So the book industry is scratching its collective head about Kirkus’ decision to establish two new e-newsletters that appear to blur the line between reviewing and marketing. In the first, self-published authors will be able to buy a Kirkus review for $350. In the second, editors will highlight top lifestyle books but, to be included, publishers will have to pay $95 per title. Critics of the decision realize they can’t charge for reviews and provide the unvarnished truth call this “The Kirkus Bribe List,” and condemn the company for compromising its principles.
It’s a bad choice because it takes Kirkus off-brand. While the company claims future reviews in these two newsletters will remain pure, the negative perception is enough to weaken the entire brand. Without advertising, Kirkus may need the money, but raising revenues this way is short- sighted if it compromises their credibility and weakens the brand. The Kirkus brand is only valuable if its reputation remains unimpeachable. If the industry deems its opinions to be no longer “reliable,” if they lose their differentiation from everyday newspaper book reviews, will anyone need them?
Changes that take you off-side may have expensive consequences. But if you stray, at least learn from the experience.
A recent book by my Winthrop colleagues about Procter & Gamble (Rising Tide: Lessons from 165 Years of Brand Building at Procter & Gamble, Harvard Business School Press, 2004) doesn’t pretend P&G has always made the right decisions. But it reveals an organization that knows maintaining the tension inherent in choosing what to hang onto, what to change, and what to let go of is absolutely fundamental to maintaining appropriate brand’s parameters and, over time, to making the right strategic choices.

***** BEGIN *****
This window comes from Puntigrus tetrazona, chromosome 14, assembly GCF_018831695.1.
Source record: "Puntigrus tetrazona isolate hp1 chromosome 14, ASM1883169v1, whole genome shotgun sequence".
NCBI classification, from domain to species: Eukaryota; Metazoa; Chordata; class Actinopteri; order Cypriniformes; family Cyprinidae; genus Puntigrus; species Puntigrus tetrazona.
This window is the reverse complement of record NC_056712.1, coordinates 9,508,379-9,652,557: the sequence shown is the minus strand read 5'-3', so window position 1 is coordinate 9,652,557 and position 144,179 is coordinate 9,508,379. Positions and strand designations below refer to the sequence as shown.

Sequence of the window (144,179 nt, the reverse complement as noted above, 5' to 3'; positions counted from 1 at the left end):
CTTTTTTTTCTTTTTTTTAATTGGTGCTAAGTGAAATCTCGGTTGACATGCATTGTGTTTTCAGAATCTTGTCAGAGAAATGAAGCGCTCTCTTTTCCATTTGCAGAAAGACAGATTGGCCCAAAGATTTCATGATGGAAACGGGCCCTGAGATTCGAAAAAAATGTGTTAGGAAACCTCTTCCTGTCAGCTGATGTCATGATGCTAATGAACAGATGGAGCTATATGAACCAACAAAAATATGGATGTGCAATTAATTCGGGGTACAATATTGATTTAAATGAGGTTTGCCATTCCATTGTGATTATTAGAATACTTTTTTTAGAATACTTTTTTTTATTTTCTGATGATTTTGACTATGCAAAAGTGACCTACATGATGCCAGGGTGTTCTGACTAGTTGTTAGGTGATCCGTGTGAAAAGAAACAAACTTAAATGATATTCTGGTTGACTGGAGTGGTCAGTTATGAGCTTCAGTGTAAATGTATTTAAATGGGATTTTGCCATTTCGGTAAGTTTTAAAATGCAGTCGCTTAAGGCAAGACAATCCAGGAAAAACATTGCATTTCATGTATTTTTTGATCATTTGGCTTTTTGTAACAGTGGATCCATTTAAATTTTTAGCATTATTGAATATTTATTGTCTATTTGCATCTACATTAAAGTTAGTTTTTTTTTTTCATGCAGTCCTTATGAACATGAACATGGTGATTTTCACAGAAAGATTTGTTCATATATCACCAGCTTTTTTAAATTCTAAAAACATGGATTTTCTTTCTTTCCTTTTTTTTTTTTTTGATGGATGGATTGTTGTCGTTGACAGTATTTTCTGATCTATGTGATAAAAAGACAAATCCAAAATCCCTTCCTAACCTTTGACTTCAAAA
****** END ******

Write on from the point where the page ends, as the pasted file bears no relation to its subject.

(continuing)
During the 1960s and early ‘70s, P&G owned the disposable diaper category it helped create. But problems emerged when innovative new features it developed were put into a separate, higher-priced brand called Luvs. Pampers became a lower-end line, a move that allowed the upstart Huggies – which quickly replicated the best of Luvs and Pampers in a single product – to gain ground. Fortunately, reflection and adjustment steered Pampers away from disaster. The event has become a cautionary tale inside the company, taught and studied by employees ever since.
Properly managed, experience is an essential strategic tool. When organizations let themselves explore their “moments of truth” they learn something important about themselves. In the case of Pampers, P&G realized “competition follows technology, not the brand.”
P&G’s entire story is a series of such defining moments of challenge, change, and learning. Its culture as a reflective and learning organization prepared to critically analyze new experiments, continually adjust, and preserve their best traditions, emerged with the development of Ivory soap in the 1880s. Ivory taught P&G how to learn and those habits appear in virtually all the company’s most successful ventures – and are generally absent in unhappy outcomes: the consequence of going off-brand.
Although P&G is as likely as any company to suffer from the consequences of a loss of corporate memory, what sets it apart is knowing it needs to be reminded of its past. P&G inquires systematically into its past and propagates its stories because it recognizes that its experience, and establishing a shared knowledge, is a unique source of ongoing learning and corporate advantage…something CBC and Kirkus need to learn.
(Originally posted in Knowledge Marketing Watch, 25 October 2004)